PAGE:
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Something as simple as taking pills can sabotage us.  The act of putting it in our mouths signifies all sorts of things from religion, to freedom, to personal identity and beyond; even someone who is trustworthy versus not.  Pill – take away her children.  No pill – could be president.  Pill – discredit whatever he says.  No pill – worth listening to.

Martha is a mother of four lovely girls.  Her husband is divorcing her and she wonders what he will do in the process.  She’s been depressed in the past and anxious with a history of panic attacks.  She took two years to get over them using breathing exercises and other therapies. She didn’t use medication.  I don’t need to tell you what her husband thought of meds or of her during that time.  It was a miserable time for her.

Now, during this new stressful time, she has relapsed in mood and anxiety problems and is terrified that if her husband finds out, he’ll take the kids.  Martha sees mental illness as a bullying tool for anyone to dump her over.  Little Miss Muffet is a story she often has compared to her situation.  The spider is the mental illness she feels is dangled over her to her demise.  Martha is bullied and scared away.

Taking pills makes me feel like I’m crazy!

Note: it’s a type of crazy she interprets as being something different from the crazy of mental illness.  For Martha, the crazy that comes with medication therapy is more sinister and discrediting than the worst experience of terror any of us have ever gone through, i.e. panic attacks.

Every day, we who take medication for emotional illness have to answer to those accusations.  We contend with the fingers pointing our way, the jeering in our memory of loved ones and the boxed presumptions we find ourselves in.

This may sound a little dramatic to some out there, although familiar.  To others, it is an understatement of what they courageously confront to take care of themselves.  Each of us must come up with our own answers and find our own courage.

Martha finally decided on medication treatment and within two days she was amazed to find that she could eat without throwing up and no longer felt anxious.  She still insisted that taking medication was only temporary but getting a pill dispenser had helped her get past some of her daily battle with stigma.  She just opened the lid and poured the pills into her palm, threw them back and swallowed without looking.  Martha found it easier not to dispense each pill each day out of each bottle.  It was also easier for her to keep this information secure in the confines of our office.  For Martha, for now, this was how she answered.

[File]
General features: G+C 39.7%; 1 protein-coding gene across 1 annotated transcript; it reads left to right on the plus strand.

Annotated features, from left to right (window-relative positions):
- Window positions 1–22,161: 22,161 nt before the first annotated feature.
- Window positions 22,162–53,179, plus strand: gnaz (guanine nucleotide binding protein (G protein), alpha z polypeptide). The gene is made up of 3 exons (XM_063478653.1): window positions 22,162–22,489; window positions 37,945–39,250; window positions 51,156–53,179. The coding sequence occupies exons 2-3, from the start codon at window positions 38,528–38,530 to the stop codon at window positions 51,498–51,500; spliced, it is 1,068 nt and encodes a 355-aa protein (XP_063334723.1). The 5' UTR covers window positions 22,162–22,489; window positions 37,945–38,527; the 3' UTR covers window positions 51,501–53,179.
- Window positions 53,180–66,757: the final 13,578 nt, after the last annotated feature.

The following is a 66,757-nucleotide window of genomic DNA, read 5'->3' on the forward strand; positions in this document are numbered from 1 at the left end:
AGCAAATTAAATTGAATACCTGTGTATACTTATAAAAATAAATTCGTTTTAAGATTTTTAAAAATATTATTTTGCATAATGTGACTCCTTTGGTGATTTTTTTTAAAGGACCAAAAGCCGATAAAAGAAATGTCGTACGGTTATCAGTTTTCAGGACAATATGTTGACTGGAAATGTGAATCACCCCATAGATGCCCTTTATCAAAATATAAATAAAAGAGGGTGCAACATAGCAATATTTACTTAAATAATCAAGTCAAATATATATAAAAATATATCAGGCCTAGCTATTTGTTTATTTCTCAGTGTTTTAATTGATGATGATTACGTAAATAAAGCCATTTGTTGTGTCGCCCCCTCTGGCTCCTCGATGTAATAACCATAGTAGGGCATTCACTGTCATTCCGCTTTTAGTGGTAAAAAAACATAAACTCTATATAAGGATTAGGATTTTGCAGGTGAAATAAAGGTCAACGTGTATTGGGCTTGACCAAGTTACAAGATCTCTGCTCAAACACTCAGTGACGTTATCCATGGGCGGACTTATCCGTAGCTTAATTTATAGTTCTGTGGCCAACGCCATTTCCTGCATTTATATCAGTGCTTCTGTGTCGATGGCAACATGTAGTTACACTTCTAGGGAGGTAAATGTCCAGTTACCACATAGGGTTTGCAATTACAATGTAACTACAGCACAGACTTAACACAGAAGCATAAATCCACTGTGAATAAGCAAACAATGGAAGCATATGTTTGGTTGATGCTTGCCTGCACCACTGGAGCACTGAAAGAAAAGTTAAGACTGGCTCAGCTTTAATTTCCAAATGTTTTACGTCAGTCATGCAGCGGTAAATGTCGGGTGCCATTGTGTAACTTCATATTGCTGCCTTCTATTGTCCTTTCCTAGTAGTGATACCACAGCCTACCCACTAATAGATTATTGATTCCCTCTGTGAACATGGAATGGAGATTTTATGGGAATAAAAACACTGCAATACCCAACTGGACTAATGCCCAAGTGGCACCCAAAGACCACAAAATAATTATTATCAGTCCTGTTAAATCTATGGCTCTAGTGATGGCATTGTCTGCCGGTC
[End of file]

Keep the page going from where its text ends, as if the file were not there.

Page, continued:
Question:  How do you answer to stigma?  How do you maintain your sense of freedom when other forces tell you that you are not free?  Please tell me your story.

The Healing Process Can Be Confusing.

Self-Care Tip #127 – Because feelings can be confusing during self-care, keep connected to someone(s) objective.

A colleague told me the other day about his patient.  Of course he didn’t name him, but I’ll call him Brent.  Struggling with melancholic depression for many years, Brent started medication therapy.  He began feeling better emotionally.  But at the same time, he started to believe that he didn’t love his wife any more and started a dialogue with her about possible divorce.

It’s tempting to judge Brent.  Easy to say, “What the…!?”  Still, because we don’t know the full story, nor his thoughts, nor consider ourselves his Judge, we won’t.

Self-care can be a tricky road.  It’s not all ah-ha moments and nirvana.  Have you been there?  Confused by your feelings as you heal?

A common reaction to improving is associating the things in our “ill” life – when we were feeling terrible – with other elements that may not have had anything to do with our bad feelings.  Perhaps Brent’s wife was guilty by association and at some level he may have connected her to the dark emotions he so desperately never wants to feel again.  Bits of this idea are also in a previous post about panic disorder and grief.  For example, someone may change her profession because she believes her previous work is causally linked to the way she felt when ill.  Maybe Brent wanted a change in spouses for the same reason.

When we are going through the healing that self-care brings, we might not find our new emotional baseline for a while.  During that time, and because feelings are often not trustworthy, stay connected to the support network, confidants, the trusted few who can be our third-party advisors.

Although taking action on for our own health involves lifestyle changes, knowing when and how to get feedback is key.

Question:  What has confused you about your healing and self-care journey?  Please tell me your story.

Toughing It Out! …Is Not What You Think.

Mental Health of our Military

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Self-Care Tip #114 – Tough it out.  Be a friend to yourself.

Trying to tough it out is good it’s just not what most people think.

Many people think that toughing it out means staying med-free and getting through melancholy, anxiety, emotional chaos with gritted teeth.  They gather a degree of commendation from weathering out the behavioral and emotional problems until they either feel better or don’t.

This is not the kind of toughing it out that I’m calling worthy of our life efforts.  It is in fact the opposite.  Toughing it out is doing what may be socially and culturally counterintuitive.  Getting medical care sooner than later.  Not waiting to see what will happen before getting medical care if it is indicated.  Believing the medical data, the physician you trust, the knowledge that mental illness is medical, biological and often PROGRESSIVE over time.